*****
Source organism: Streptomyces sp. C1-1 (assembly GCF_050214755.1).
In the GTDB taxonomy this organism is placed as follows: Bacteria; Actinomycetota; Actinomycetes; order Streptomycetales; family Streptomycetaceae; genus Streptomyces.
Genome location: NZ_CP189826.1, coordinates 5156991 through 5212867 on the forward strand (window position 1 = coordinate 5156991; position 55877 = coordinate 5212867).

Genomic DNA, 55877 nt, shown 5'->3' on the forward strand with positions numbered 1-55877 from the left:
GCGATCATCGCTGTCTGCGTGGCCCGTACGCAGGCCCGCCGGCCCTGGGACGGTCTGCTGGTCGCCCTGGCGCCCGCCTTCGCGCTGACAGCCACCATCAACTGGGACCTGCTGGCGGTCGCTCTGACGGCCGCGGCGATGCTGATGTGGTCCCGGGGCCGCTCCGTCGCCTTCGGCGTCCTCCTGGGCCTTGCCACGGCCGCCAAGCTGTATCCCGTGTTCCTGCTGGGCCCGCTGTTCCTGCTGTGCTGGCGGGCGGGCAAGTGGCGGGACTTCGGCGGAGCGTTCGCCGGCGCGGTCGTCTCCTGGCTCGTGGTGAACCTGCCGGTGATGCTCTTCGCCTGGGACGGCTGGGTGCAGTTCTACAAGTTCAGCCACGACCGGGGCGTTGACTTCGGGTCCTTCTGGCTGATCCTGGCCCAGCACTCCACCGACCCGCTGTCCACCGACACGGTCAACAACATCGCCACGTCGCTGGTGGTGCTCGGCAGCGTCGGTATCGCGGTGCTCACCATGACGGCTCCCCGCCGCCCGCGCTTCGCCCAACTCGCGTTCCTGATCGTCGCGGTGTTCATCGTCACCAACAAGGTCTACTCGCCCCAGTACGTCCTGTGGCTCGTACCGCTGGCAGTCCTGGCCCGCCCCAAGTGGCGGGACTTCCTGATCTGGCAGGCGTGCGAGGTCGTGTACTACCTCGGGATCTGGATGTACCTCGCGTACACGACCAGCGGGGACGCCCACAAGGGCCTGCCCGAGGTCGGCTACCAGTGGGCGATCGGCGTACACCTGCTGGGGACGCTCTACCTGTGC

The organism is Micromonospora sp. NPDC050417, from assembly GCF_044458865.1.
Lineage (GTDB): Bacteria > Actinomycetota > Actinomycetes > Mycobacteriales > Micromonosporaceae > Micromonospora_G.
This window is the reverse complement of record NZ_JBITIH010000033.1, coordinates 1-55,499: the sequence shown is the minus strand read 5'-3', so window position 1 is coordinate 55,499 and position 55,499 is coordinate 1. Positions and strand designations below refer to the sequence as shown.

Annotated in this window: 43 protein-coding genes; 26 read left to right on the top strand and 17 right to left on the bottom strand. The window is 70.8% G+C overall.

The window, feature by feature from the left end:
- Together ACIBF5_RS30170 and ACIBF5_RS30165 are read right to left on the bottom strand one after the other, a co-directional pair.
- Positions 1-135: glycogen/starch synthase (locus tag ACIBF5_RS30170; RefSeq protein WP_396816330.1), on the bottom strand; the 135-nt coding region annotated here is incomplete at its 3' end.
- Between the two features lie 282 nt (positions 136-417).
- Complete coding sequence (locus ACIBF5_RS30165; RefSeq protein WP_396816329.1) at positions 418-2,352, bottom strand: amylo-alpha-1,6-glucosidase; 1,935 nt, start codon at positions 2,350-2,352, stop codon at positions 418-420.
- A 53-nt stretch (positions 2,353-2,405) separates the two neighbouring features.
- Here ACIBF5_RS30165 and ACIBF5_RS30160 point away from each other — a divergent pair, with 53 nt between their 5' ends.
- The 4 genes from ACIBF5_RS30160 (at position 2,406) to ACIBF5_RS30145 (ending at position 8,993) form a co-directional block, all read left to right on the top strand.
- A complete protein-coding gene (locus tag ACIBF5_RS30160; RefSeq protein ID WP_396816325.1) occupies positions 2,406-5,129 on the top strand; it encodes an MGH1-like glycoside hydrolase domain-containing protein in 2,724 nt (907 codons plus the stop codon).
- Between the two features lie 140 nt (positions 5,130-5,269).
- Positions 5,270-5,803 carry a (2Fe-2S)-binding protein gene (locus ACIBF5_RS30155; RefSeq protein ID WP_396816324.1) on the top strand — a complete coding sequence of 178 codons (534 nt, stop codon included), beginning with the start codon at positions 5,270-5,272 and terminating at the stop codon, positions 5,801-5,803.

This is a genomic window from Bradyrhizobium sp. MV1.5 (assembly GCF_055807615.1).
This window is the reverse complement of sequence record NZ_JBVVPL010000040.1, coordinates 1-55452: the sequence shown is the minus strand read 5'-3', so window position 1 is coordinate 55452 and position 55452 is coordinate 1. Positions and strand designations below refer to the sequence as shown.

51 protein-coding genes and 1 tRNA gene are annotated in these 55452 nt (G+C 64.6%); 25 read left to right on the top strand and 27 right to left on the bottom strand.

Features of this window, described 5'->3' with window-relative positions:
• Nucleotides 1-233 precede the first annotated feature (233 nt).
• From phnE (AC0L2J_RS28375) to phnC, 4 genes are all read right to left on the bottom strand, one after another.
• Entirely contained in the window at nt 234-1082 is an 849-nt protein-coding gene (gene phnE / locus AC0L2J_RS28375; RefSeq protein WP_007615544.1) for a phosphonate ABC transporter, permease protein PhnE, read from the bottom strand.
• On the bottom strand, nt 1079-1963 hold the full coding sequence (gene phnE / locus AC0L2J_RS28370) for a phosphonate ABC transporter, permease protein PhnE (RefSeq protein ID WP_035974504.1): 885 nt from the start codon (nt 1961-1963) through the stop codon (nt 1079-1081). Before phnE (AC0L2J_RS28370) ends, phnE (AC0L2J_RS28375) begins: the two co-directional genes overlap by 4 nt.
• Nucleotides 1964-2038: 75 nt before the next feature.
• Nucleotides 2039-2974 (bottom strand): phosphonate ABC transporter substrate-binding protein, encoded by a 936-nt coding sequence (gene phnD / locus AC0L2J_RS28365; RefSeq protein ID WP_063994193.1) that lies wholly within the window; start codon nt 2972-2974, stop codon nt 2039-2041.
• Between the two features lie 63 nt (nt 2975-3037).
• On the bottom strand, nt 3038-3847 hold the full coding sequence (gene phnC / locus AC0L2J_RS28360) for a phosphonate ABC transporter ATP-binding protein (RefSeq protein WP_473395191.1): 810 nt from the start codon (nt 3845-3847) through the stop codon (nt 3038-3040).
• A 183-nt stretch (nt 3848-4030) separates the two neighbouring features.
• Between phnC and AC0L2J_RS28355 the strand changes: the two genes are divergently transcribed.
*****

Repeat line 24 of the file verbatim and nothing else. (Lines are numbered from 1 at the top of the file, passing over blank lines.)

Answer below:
Features of this window, described 5'->3' with window-relative positions: